Exeter: Go-ahead for fire-ravaged Royal Clarence Hotel to become luxury apartments

The fire-hit former Royal Clarence Hotel in Exeter can be restored into luxury apartments after a £17million scheme was given the go-ahead. 

Plans for the landmark building – destroyed in a blaze sox years ago – were this week unanimously approved by city councillors, writes Local Democracy Reporter Ollie Heptinstall.

Proposals will see the front of the building returned to its ‘former glory’ and feature 23 two- and three-bedroom homes, a restaurant and a bar.

Construction work could start next summer and is expected to take around two years to complete.

The iconic Grade II listed premises overlooking Exeter Cathedral dates back to 1769.

Apartments will be spread over three floors and the project will also feature a new roof extension.

A restaurant and pub –  part of the reconstructed Well House Tavern – will be on the ground floor, as well as a commercial food and drink unit.

Members of Exeter City Council’s Planning Committee were told the design aims to ‘retain and showcase as many historical features of the remaining building fabric as possible’.

However, some parts of the remaining listed buildings around the site – including 6 Martin’s Lane – are ‘unsalvageable’ after being exposed to the elements for years and will need to be demolished.

Ian Collinson, director of city development, said the site was currently ‘an eyesore in what is otherwise a beautiful part of our city’.

He did, however, add that the proposed scheme would ‘result in substantial harm to what remains of those listed buildings’.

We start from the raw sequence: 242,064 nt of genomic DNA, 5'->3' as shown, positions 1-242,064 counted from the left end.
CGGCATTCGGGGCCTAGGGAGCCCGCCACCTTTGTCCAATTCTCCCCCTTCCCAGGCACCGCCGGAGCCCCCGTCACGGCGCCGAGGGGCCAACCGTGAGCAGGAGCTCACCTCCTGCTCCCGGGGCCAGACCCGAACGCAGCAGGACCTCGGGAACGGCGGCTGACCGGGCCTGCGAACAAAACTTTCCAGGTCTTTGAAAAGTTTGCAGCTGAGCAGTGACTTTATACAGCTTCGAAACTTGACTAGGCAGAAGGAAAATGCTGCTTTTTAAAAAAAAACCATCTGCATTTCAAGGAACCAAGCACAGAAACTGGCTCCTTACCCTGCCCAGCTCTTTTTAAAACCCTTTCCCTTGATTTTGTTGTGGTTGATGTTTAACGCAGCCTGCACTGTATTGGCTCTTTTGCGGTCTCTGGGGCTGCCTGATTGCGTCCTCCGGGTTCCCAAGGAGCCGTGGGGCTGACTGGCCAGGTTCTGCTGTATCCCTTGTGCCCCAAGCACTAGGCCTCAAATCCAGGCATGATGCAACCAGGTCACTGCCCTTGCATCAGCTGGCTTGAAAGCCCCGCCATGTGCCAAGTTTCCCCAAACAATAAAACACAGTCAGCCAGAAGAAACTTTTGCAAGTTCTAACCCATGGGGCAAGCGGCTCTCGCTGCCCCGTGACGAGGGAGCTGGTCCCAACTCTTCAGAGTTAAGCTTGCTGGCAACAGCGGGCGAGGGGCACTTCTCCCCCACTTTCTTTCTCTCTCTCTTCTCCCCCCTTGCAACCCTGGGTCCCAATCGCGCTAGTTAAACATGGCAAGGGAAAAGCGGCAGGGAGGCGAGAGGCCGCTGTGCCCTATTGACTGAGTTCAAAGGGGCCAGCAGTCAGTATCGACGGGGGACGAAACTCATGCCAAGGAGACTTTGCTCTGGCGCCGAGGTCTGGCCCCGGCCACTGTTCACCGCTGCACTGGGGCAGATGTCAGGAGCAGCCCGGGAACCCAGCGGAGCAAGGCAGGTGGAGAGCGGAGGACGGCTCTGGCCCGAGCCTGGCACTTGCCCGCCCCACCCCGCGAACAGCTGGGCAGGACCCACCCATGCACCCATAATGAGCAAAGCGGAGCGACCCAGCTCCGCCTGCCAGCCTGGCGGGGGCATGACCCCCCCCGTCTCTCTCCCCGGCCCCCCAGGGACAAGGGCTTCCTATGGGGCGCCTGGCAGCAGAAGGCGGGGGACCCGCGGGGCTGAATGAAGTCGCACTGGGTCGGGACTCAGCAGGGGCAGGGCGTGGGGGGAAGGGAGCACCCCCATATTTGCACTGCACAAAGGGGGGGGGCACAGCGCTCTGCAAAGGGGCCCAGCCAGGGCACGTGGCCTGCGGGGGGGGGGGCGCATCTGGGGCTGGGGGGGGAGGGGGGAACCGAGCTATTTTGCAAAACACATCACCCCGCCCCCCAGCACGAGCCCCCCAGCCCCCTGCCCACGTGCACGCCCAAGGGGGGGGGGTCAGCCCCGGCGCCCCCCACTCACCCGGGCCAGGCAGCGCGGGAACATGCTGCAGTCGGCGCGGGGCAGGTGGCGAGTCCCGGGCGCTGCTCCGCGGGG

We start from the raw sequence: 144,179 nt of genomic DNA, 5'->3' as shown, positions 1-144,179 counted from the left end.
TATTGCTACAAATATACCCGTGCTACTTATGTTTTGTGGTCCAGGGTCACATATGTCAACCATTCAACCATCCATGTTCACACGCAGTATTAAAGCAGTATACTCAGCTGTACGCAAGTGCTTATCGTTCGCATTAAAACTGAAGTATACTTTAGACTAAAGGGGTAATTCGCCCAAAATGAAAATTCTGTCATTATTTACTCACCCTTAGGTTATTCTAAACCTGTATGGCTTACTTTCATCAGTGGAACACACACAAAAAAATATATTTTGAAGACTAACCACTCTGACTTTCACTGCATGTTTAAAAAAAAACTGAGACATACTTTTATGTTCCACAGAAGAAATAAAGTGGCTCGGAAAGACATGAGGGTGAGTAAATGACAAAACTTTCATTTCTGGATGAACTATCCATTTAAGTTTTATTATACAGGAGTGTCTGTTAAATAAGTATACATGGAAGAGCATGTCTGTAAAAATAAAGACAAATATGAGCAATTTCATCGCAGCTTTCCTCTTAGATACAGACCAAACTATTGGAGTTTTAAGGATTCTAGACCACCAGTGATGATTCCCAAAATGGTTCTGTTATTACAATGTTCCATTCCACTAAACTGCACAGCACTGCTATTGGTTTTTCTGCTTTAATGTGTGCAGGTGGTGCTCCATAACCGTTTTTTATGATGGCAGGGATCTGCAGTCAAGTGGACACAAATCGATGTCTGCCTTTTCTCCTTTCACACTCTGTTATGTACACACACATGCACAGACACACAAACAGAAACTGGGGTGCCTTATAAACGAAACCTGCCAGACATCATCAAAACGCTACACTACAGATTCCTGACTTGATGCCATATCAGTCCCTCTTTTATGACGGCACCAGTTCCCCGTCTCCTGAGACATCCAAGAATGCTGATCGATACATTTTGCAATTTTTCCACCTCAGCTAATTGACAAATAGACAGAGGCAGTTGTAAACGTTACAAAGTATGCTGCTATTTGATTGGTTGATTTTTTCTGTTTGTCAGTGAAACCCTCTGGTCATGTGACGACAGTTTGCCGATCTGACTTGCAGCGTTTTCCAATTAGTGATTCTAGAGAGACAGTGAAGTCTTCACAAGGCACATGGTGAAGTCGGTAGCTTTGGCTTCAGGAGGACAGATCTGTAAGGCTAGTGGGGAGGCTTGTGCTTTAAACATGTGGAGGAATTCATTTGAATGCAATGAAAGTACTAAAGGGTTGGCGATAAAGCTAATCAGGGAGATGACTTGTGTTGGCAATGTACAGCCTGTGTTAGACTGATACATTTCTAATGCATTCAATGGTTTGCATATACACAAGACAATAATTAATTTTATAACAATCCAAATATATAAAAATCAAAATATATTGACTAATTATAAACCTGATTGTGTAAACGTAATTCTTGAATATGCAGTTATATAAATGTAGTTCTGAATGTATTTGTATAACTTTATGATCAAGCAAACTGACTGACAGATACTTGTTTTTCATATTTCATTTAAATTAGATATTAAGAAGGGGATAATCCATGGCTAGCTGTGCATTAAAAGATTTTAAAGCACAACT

But his planning team believed any downsides will be outweighed by the public benefits of restoring the building and bringing it back to use.

The site is owned by Southwest Lifestyle Brands Ltd which is run by former Plymouth Argyle owner James Brent.

Mr Brent Tod councillors: “We clearly understand the emotional connection that the Royal Clarence building has with residents and visitors to the city and we’re very keen to see it return to its former glory to be enjoyed once more.”

He said previous plans for a 74-bed hotel, lodged before his firm bought the building, were ‘probably the most non-viable scheme I have come across’.

Council leader Phil Bialyk accepted that the luxury nature of the flats means they will not be within the reach of the ‘overwhelming majority of the people in Exeter’.

He added: “I think we really need to see that site and that part of town put right, and from what I can see I think it will be put right.

“It’s going to be a great improvement [and]I think people want to see it improved.”

Cllr Rob Hannaford said many people will be ‘sad’ the site will not be used as a hotel, but that the proposals ‘offer a very strong way forward’.

He added: “We do have a very strong wish that we get more residential use back into the city centre. It’s more sustainable, more balanced communities, and that’s the way forward.”

Cllr Diana Moore said: “When you consider what the alternative is, it would be worse because it would still be a derelict site and deteriorate further.”

Committee chair Cllr Emma Morse described the current site as ‘a scar that reminds us of that terrible weekend’, adding: “We can’t carry on with our Cathedral Green looking like this.”

Conditions of planning permission include a contribution towards ‘affordable’ housing – estimated at around £2million – which will be confirmed at a later date.

A four-month detailed design process will begin shortly, according to Mr Brent, followed by another viability check. Construction will then take just under 18 months to complete.

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